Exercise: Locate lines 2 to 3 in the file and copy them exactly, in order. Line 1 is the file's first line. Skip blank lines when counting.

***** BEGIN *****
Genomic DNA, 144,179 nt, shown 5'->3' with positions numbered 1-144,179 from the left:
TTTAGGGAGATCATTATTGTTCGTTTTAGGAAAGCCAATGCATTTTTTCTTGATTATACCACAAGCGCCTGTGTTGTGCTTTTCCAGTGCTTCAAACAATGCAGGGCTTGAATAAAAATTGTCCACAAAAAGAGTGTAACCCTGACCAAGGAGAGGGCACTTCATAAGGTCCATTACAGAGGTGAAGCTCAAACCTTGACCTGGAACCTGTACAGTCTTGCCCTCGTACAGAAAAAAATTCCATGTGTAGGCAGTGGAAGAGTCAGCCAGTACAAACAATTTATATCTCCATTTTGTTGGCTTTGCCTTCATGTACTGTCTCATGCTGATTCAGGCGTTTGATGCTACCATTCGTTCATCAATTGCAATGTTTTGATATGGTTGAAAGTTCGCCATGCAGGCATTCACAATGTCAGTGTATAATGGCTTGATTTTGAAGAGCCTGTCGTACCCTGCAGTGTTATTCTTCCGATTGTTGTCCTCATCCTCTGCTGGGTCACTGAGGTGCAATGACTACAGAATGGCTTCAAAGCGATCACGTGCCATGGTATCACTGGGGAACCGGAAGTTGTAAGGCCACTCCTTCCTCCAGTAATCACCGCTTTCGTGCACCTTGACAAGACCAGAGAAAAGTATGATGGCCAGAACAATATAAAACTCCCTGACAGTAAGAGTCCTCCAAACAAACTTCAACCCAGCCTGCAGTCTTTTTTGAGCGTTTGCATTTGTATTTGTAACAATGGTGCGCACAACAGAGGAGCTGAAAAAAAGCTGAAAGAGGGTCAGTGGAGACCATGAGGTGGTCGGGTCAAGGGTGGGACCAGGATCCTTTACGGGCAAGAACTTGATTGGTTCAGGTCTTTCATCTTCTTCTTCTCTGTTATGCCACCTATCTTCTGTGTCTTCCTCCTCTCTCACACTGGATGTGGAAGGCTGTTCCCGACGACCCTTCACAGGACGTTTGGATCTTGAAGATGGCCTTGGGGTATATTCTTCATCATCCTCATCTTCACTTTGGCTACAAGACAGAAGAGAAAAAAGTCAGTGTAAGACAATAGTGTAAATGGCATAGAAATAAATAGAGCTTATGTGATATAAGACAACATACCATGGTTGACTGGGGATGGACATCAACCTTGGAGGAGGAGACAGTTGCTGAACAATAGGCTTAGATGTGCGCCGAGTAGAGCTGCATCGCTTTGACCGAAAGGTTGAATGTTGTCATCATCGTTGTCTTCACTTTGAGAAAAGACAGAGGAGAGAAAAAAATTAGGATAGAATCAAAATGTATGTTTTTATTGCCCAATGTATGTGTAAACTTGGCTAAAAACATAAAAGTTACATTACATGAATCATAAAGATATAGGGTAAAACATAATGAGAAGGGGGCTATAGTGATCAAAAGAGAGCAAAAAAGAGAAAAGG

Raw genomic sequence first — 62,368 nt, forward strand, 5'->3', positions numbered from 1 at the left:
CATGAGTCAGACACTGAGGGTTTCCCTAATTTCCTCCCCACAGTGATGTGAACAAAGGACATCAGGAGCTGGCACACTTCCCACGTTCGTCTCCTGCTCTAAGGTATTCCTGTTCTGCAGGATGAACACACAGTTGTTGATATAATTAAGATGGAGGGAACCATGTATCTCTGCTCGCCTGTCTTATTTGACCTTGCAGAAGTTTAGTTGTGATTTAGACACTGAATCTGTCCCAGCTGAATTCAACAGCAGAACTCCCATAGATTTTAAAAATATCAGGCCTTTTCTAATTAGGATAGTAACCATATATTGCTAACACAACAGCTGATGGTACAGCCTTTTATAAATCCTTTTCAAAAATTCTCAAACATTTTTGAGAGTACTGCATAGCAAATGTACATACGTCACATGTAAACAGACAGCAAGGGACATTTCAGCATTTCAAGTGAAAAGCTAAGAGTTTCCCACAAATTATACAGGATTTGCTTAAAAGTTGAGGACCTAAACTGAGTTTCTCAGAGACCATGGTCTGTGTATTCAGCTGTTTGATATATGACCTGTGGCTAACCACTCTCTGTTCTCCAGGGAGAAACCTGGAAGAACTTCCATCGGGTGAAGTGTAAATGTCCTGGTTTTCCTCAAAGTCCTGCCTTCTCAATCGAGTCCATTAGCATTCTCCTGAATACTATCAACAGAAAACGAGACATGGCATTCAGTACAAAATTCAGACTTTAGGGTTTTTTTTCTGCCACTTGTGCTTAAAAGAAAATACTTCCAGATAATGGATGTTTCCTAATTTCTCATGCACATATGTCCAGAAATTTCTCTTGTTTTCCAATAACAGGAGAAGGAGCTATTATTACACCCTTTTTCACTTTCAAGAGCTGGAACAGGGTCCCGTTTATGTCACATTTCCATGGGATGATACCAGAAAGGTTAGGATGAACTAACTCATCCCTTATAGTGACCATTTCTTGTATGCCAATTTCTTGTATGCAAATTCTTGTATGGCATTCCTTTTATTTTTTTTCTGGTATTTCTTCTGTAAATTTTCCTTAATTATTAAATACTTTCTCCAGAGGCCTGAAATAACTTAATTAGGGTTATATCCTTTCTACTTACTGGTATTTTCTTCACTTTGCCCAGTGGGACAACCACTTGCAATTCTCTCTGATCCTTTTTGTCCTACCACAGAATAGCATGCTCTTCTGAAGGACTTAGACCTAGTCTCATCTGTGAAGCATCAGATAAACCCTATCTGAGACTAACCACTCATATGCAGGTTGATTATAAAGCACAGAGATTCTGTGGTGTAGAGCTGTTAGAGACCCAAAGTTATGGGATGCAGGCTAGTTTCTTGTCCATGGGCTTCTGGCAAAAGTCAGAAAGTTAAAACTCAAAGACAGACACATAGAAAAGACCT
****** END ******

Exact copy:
TTTAGGGAGATCATTATTGTTCGTTTTAGGAAAGCCAATGCATTTTTTCTTGATTATACCACAAGCGCCTGTGTTGTGCTTTTCCAGTGCTTCAAACAATGCAGGGCTTGAATAAAAATTGTCCACAAAAAGAGTGTAACCCTGACCAAGGAGAGGGCACTTCATAAGGTCCATTACAGAGGTGAAGCTCAAACCTTGACCTGGAACCTGTACAGTCTTGCCCTCGTACAGAAAAAAATTCCATGTGTAGGCAGTGGAAGAGTCAGCCAGTACAAACAATTTATATCTCCATTTTGTTGGCTTTGCCTTCATGTACTGTCTCATGCTGATTCAGGCGTTTGATGCTACCATTCGTTCATCAATTGCAATGTTTTGATATGGTTGAAAGTTCGCCATGCAGGCATTCACAATGTCAGTGTATAATGGCTTGATTTTGAAGAGCCTGTCGTACCCTGCAGTGTTATTCTTCCGATTGTTGTCCTCATCCTCTGCTGGGTCACTGAGGTGCAATGACTACAGAATGGCTTCAAAGCGATCACGTGCCATGGTATCACTGGGGAACCGGAAGTTGTAAGGCCACTCCTTCCTCCAGTAATCACCGCTTTCGTGCACCTTGACAAGACCAGAGAAAAGTATGATGGCCAGAACAATATAAAACTCCCTGACAGTAAGAGTCCTCCAAACAAACTTCAACCCAGCCTGCAGTCTTTTTTGAGCGTTTGCATTTGTATTTGTAACAATGGTGCGCACAACAGAGGAGCTGAAAAAAAGCTGAAAGAGGGTCAGTGGAGACCATGAGGTGGTCGGGTCAAGGGTGGGACCAGGATCCTTTACGGGCAAGAACTTGATTGGTTCAGGTCTTTCATCTTCTTCTTCTCTGTTATGCCACCTATCTTCTGTGTCTTCCTCCTCTCTCACACTGGATGTGGAAGGCTGTTCCCGACGACCCTTCACAGGACGTTTGGATCTTGAAGATGGCCTTGGGGTATATTCTTCATCATCCTCATCTTCACTTTGGCTACAAGACAGAAGAGAAAAAAGTCAGTGTAAGACAATAGTGTAAATGGCATAGAAATAAATAGAGCTTATGTGATATAAGACAACATACCATGGTTGACTGGGGATGGACATCAACCTTGGAGGAGGAGACAGTTGCTGAACAATAGGCTTAGATGTGCGCCGAGTAGAGCTGCATCGCTTTGACCGAAAGGTTGAATGTTGTCATCATCGTTGTCTTCACTTTGAGAAAAGACAGAGGAGAGAAAAAAATTAGGATAGAATCAAAATGTATGTTTTTATTGCCCAATGTATGTGTAAACTTGGCTAAAAACATAAAAGTTACATTACATGAATCATAAAGATATAGGGTAAAACATAATGAGAAGGGGGCTATAGTGATCAAAAGAGAGCAAAAAAGAGAAAAGG

Raw genomic sequence first — 62,368 nt, forward strand, 5'->3', positions numbered from 1 at the left: